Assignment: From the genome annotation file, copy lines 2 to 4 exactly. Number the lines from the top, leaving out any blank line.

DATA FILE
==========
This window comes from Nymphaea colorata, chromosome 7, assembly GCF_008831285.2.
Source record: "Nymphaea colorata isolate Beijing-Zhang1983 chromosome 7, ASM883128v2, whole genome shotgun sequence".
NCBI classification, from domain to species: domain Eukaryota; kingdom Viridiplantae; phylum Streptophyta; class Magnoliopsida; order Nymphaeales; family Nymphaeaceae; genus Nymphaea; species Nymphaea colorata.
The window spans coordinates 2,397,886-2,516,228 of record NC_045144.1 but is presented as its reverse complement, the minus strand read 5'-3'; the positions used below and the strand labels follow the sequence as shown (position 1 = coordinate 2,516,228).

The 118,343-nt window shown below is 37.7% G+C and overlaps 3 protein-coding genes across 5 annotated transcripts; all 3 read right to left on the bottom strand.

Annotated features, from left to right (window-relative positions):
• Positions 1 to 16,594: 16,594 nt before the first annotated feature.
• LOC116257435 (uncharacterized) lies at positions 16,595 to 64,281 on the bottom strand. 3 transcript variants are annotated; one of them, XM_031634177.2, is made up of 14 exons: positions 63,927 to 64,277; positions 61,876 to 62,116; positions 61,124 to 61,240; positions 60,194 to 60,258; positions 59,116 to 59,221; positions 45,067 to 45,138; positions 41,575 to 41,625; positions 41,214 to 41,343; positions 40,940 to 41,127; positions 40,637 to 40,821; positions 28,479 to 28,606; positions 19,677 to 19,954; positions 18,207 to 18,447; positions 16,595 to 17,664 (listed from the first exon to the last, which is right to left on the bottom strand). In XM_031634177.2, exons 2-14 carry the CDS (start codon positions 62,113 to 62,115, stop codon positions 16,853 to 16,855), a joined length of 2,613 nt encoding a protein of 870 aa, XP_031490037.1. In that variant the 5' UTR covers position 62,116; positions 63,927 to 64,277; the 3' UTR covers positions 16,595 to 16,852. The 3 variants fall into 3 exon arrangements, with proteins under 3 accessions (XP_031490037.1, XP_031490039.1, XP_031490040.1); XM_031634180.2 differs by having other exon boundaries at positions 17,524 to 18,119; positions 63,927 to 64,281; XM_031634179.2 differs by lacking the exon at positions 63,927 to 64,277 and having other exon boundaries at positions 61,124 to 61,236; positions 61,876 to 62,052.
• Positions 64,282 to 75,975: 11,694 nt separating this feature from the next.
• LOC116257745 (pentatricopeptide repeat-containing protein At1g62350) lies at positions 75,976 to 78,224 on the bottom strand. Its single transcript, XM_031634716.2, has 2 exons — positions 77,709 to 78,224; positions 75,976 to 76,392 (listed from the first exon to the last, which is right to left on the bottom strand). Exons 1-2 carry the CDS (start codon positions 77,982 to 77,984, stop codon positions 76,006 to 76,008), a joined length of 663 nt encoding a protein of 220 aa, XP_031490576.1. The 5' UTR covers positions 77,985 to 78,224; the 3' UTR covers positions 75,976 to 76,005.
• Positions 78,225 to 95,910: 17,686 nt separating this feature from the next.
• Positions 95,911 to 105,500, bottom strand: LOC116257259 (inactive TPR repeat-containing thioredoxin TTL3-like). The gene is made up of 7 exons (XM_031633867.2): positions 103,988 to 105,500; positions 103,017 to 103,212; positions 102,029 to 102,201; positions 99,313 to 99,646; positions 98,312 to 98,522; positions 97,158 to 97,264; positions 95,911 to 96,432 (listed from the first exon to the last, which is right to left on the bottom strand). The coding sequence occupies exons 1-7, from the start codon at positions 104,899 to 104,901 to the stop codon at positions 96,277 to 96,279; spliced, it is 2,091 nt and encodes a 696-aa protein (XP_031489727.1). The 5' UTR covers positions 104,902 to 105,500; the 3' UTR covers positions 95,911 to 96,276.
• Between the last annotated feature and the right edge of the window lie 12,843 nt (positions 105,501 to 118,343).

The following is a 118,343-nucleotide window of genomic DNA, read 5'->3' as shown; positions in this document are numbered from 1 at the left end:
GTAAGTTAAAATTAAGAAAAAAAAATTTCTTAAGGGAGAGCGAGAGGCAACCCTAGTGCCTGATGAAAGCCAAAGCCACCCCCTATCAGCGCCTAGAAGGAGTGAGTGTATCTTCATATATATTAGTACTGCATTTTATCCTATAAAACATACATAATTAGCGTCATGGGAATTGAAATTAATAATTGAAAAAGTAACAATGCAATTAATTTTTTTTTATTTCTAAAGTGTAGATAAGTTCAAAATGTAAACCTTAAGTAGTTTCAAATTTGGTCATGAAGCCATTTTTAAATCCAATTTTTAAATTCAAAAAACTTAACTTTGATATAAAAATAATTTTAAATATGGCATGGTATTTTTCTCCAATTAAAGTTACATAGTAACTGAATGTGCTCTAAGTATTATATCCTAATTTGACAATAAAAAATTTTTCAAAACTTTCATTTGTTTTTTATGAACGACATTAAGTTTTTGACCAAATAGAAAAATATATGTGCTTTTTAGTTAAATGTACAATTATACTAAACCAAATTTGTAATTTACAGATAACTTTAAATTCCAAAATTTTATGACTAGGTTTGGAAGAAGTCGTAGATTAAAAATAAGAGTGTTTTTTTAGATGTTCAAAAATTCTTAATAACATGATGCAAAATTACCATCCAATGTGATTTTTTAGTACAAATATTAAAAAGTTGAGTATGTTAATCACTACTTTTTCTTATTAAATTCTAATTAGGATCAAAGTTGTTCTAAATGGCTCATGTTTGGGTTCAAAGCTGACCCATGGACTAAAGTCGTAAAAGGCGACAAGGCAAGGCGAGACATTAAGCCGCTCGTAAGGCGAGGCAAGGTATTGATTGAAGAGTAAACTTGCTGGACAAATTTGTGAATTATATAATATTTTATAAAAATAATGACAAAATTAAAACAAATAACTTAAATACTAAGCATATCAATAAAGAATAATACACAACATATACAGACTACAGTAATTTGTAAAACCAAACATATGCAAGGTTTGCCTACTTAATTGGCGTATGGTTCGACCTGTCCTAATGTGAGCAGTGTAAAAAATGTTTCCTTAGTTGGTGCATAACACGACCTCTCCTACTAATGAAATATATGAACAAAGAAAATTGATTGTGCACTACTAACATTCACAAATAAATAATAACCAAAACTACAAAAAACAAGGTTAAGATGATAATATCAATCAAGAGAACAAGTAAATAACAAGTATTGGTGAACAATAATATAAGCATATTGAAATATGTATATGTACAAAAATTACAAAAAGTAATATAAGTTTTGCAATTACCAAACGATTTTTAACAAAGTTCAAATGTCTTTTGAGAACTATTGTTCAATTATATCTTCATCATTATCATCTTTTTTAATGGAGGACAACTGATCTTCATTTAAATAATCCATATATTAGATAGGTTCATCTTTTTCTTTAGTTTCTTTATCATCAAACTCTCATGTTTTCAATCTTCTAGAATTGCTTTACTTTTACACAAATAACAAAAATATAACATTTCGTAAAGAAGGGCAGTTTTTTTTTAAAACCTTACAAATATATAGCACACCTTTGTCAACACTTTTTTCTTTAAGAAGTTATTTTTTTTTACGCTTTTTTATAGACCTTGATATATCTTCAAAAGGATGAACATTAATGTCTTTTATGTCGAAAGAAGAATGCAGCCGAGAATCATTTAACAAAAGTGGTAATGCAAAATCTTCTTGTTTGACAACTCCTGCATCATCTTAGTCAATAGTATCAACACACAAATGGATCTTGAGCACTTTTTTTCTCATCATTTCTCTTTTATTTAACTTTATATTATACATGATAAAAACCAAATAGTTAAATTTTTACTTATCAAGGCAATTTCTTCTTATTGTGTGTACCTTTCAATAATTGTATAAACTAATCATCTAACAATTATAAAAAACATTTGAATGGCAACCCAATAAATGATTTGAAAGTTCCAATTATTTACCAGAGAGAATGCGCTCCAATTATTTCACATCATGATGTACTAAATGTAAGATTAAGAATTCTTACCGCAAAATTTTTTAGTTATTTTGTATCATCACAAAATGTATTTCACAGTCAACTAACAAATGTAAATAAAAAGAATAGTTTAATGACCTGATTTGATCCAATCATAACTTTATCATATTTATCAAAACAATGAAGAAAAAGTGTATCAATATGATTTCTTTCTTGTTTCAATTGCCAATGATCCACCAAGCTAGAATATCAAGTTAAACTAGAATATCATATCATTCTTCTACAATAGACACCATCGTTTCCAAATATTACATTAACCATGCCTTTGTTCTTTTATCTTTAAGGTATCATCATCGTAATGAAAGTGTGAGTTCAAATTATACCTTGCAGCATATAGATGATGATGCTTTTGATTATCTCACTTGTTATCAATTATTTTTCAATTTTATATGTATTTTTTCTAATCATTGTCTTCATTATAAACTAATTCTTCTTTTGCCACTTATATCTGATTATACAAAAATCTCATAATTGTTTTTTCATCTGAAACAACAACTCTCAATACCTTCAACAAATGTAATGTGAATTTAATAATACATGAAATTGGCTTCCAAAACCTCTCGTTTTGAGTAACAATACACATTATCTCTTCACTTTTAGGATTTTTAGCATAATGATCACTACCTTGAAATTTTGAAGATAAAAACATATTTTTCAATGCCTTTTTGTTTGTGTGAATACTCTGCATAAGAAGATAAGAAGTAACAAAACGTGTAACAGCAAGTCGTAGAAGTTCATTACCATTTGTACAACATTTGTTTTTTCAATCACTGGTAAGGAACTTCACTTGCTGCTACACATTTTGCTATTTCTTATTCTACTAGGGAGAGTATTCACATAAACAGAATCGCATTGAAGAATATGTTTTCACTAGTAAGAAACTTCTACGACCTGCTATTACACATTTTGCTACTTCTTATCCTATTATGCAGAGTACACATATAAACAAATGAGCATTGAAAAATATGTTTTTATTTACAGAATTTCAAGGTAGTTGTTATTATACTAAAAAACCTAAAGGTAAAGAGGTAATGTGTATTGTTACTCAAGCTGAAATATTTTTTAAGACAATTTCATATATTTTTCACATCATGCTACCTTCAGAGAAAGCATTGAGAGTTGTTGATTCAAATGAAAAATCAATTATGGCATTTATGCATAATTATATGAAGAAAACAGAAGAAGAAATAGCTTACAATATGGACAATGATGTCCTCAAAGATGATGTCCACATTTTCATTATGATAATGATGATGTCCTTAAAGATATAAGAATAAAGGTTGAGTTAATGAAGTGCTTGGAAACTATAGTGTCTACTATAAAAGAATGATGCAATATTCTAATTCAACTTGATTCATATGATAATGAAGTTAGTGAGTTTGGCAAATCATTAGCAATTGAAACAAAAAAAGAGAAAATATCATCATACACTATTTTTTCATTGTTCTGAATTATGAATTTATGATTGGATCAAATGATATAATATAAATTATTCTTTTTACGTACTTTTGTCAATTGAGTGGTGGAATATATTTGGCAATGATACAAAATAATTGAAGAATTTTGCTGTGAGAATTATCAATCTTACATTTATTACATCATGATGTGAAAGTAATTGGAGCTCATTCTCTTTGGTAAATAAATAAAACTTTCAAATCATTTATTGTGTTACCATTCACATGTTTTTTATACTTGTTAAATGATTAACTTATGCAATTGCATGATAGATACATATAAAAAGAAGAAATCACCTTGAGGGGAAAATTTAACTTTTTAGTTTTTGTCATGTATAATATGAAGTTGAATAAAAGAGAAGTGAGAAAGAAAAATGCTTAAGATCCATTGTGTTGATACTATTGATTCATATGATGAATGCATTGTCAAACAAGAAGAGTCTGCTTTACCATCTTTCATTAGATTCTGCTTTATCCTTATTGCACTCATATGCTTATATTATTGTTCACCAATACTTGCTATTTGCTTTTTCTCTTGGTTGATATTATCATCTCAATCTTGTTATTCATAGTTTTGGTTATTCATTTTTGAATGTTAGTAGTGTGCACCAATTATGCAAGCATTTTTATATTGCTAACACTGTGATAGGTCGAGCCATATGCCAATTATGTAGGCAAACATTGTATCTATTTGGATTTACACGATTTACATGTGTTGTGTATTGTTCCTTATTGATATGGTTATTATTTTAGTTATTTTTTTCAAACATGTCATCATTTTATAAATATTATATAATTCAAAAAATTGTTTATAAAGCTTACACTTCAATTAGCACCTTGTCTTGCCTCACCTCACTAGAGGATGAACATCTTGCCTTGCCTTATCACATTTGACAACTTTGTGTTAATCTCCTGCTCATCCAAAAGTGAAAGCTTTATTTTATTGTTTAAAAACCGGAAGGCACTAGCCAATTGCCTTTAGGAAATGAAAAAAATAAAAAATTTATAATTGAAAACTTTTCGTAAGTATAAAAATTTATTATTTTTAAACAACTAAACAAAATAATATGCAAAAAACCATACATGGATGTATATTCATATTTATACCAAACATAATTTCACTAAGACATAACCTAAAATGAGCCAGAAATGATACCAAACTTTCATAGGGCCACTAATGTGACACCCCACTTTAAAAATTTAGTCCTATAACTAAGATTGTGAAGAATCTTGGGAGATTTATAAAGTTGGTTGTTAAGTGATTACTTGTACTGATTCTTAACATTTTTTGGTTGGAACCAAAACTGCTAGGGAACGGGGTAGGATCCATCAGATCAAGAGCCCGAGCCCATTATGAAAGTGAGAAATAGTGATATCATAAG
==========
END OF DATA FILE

Source record: "Nymphaea colorata isolate Beijing-Zhang1983 chromosome 7, ASM883128v2, whole genome shotgun sequence".
NCBI classification, from domain to species: domain Eukaryota; kingdom Viridiplantae; phylum Streptophyta; class Magnoliopsida; order Nymphaeales; family Nymphaeaceae; genus Nymphaea; species Nymphaea colorata.
The window spans coordinates 2,397,886-2,516,228 of record NC_045144.1 but is presented as its reverse complement, the minus strand read 5'-3'; the positions used below and the strand labels follow the sequence as shown (position 1 = coordinate 2,516,228).